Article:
Benin bronze row: Cambridge college removes cockerel
University agrees that statue should be taken down following calls from students for it to be repatriated
A controversial bronze cockerel that was looted from Africa in the 19th century and has long stood in the hall of a Cambridge college has been removed following calls from students for it to be repatriated.
The university agreed on Tuesday that the statue, one of the Benin bronzes, should be taken down from the hall in Jesus College and that discussions should get under way to decide its future, including possible repatriation to Nigeria.
Last month, in a move that echoed the Rhodes Must Fall campaign in Oxford to remove a statue of the Victorian imperialist Cecil Rhodes, the Jesus College student union (JCSU) passed a motion saying that the sculpture, which is properly known as the okukor, should be returned.
While Oriel College in Oxford, site of the Rhodes statue, turned down student demands to remove it, Cambridge announced, following a meeting of the council at Jesus College, that the cockerel would be removed permanently.
In a statement of support for students, a university spokesperson said: “Jesus College acknowledges the contribution made by students in raising the important but complex question of the rightful location of its Benin bronze, in response to which it has permanently removed the okukor from its hall.”
A statement said the college would now work with the wider university and commit resources to develop new initiatives with Nigerian heritage and museum authorities “to discuss and determine the best future for the okukor, including the question of repatriation”. The spokesperson added: “The college strongly endorses the inclusion of students from all relevant communities in such discussion.”
The cockerel was among hundreds of artworks plundered from the Benin empire, now part of Nigeria, after a punitive British naval expedition in 1897 that destroyed the kingdom. Nigeria has repeatedly called for all the Benin bronzes – which it says are part of its cultural heritage – to be repatriated in the same way that Greece has demanded the return of the Parthenon marbles.
Guardian art critic Jonathan Jones hailed the statue as an artistic masterpiece which had been inappropriately displayed in the hall at Jesus College “as a kind of heraldic mascot”. The British Museum has a considerable collection of similar bronzes (though it points out they are actually made of brass), which were created between the 15th and late 19th centuries by craftsmen working for the royal court of the ruler (or Oba) of Benin, then one of the most powerful kingdoms in west Africa.
In Cambridge, however, the debate among students was less about art and more about history, politics and Britain’s colonial past. According to a report by Cambridge’s student newspaper, Varsity, the proposal that Jesus College students voted on said: “The contemporary political culture surrounding colonialism and social justice, combined with the university’s global agenda, offers a perfect opportunity for the college to benefit from this gesture [of returning the statue to Nigeria].”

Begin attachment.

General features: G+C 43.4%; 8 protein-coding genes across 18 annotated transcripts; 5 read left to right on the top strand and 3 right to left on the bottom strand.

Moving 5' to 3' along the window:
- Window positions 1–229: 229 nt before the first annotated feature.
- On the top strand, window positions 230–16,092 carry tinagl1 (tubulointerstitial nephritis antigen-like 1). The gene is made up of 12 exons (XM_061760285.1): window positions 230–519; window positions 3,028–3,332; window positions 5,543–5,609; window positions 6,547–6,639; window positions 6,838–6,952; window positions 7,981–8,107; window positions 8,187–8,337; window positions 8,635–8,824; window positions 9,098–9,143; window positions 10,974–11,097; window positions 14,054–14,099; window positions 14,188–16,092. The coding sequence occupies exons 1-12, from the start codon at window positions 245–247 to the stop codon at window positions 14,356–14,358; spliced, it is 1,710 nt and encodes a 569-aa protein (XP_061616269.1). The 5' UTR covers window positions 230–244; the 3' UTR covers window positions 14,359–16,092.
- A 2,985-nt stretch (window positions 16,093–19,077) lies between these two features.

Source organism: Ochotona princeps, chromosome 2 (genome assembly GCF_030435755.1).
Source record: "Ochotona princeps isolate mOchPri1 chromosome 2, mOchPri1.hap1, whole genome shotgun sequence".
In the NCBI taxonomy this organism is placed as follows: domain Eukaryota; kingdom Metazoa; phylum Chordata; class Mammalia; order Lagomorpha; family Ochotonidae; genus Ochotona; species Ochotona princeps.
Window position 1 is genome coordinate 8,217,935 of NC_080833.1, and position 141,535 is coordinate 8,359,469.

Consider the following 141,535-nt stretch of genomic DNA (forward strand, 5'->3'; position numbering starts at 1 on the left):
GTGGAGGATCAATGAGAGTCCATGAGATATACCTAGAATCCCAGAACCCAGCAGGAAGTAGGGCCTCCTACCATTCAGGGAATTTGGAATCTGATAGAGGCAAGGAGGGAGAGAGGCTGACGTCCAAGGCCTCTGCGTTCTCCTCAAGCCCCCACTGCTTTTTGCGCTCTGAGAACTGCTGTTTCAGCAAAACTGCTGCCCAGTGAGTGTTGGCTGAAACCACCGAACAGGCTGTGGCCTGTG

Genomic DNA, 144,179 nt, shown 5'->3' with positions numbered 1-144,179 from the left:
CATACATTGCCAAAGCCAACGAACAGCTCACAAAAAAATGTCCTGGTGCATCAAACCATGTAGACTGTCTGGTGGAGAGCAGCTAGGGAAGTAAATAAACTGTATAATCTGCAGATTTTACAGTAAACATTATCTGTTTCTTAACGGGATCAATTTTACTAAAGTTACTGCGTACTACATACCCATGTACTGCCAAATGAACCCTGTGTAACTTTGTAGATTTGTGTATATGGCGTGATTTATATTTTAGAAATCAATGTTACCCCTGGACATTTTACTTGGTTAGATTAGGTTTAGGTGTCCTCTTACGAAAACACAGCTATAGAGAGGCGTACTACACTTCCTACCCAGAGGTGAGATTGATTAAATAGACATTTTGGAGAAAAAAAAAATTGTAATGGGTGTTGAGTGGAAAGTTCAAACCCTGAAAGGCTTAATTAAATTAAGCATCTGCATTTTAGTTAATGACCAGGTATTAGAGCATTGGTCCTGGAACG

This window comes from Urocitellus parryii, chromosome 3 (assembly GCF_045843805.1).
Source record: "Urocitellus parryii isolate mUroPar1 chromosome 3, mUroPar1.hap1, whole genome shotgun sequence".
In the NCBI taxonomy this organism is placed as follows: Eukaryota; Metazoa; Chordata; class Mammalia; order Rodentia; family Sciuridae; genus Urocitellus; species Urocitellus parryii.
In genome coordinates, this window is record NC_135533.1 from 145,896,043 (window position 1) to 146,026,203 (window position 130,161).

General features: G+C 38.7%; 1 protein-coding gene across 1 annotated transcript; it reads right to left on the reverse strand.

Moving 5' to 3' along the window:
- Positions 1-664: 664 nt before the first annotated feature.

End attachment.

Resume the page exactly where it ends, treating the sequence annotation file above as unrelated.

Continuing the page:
Meanwhile in Oxford, students campaigning for the removal of the Rhodes statue are staging what they are calling a “mass march for decolonisation” with an alternative walking tour of Oxford. Hundreds of protesters are expected to take part in Wednesday’s demonstration, which will take in other buildings in Oxford that campaigners say reflect the university’s links with Britain’s colonial past.
The tour will kick off at Oriel College before moving on to Radcliffe Square outside All Souls College’s Codrington library, which is named after a 17th-century slave owner who left a bequest to the college.
Protesters will then move on to Rhodes House in Oxford, home of the Rhodes Scholarships and Rhodes Trust, and finally to Wellington Square, where the university administration is based, to hand in a series of demands.
Campaigners are calling on the university to address curriculum change and low levels of representation of black and minority ethnic students. Earlier this year, David Cameron, who studied at Brasenose College, said it was “striking” that Oxford University’s 2014 intake of more than 2,500 included only 27 black students.
The Rhodes Must Fall campaign suffered a blow in January when Oriel College ruled against removing the statue of the controversial figure amid claims that it was being influenced by “a dictatorship of donors” who threatened to withdraw funds.
Campaigners have, however, taken heart from Harvard, where the law school has decided to alter its official shield following months of protest at the symbol’s ties to an 18th-century slaveholder. Welcoming the move, a Rhodes Must Fall spokesman said: “It’s a different place but what it shows is that it is possible for institutions to take responsibility for the past, and it shows a possible path forward for Oxford.”
The Rhodes Must Fall campaign declined to comment on the Benin bronze decision at Cambridge but welcomed the wider debate that had been triggered. “We see this as the beginning of a reckoning with Britain’s involvement with its colonial past,” a spokesman said.
An Oxford University spokesperson said the university supported the right to lawful, peaceful protest and reiterated its invitation to campaigners to engage in a joint discussion about current issues of representation facing the university.
“We have invited Rhodes Must Fall to discuss a number of issues including the need to address the representation of BME students at the university; the ongoing process of curriculum development and welfare provision for BME students.
“We hope they will accept the opportunity to work with staff and other students on creating a more inclusive university community.”
By Sally Weale, and originally published in the UK’s Guardian